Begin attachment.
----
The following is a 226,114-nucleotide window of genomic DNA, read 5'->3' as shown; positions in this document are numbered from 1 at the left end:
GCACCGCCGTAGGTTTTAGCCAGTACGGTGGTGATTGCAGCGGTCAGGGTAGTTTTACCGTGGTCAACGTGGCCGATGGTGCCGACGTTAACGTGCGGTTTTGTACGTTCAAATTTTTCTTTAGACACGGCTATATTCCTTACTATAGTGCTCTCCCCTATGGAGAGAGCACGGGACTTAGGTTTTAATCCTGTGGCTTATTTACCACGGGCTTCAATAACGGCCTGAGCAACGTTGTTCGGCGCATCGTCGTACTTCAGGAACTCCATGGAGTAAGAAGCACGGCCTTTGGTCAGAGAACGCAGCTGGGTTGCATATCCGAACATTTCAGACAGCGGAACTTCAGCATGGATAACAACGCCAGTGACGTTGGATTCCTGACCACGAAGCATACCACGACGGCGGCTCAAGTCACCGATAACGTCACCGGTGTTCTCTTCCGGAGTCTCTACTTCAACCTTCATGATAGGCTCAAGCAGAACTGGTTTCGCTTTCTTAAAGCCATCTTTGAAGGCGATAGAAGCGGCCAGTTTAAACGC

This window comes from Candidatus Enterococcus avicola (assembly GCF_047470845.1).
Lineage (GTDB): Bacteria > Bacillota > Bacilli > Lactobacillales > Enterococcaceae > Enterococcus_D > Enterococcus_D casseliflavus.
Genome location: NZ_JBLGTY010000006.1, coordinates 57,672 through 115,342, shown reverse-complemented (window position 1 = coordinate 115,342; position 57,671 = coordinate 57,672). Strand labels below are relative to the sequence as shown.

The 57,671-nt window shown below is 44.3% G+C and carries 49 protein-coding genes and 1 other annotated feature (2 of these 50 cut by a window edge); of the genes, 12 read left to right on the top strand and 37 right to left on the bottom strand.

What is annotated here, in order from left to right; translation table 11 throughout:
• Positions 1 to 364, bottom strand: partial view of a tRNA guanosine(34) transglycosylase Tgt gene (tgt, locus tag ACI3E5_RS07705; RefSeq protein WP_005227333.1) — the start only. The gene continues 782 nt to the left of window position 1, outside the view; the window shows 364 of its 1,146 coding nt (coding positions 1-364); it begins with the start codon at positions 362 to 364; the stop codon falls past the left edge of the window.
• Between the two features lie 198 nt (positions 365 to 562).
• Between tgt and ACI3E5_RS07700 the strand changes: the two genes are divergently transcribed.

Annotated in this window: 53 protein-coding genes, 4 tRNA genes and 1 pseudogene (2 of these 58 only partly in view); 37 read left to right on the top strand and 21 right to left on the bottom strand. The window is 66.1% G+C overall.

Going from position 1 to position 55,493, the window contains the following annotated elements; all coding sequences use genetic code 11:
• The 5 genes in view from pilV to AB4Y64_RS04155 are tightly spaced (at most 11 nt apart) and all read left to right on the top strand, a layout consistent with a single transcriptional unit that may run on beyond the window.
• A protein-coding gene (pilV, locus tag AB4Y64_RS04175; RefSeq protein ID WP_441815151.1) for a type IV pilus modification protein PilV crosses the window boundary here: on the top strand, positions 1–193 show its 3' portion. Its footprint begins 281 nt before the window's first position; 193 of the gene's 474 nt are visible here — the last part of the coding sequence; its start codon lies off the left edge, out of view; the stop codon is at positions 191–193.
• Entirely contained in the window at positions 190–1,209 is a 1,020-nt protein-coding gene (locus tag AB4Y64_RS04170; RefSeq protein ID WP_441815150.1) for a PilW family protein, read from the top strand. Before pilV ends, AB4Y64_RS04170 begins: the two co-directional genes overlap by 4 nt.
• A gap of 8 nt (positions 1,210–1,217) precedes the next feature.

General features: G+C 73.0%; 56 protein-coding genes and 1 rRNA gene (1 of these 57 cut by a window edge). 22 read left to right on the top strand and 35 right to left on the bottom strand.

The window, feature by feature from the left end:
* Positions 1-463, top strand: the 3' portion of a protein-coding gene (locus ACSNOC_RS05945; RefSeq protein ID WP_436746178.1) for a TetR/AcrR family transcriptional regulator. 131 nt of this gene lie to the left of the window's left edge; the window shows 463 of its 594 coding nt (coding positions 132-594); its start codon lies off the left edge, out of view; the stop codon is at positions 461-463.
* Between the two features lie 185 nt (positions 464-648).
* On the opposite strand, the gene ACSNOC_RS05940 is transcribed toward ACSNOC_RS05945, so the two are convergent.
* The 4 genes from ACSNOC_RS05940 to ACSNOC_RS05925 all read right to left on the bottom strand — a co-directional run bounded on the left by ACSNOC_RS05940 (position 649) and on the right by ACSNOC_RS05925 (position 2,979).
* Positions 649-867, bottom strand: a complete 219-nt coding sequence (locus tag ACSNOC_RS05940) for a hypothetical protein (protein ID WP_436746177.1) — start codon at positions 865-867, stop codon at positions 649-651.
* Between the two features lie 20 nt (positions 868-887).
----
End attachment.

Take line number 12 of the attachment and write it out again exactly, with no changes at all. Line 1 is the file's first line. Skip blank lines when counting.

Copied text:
Going from position 1 to position 55,493, the window contains the following annotated elements; all coding sequences use genetic code 11: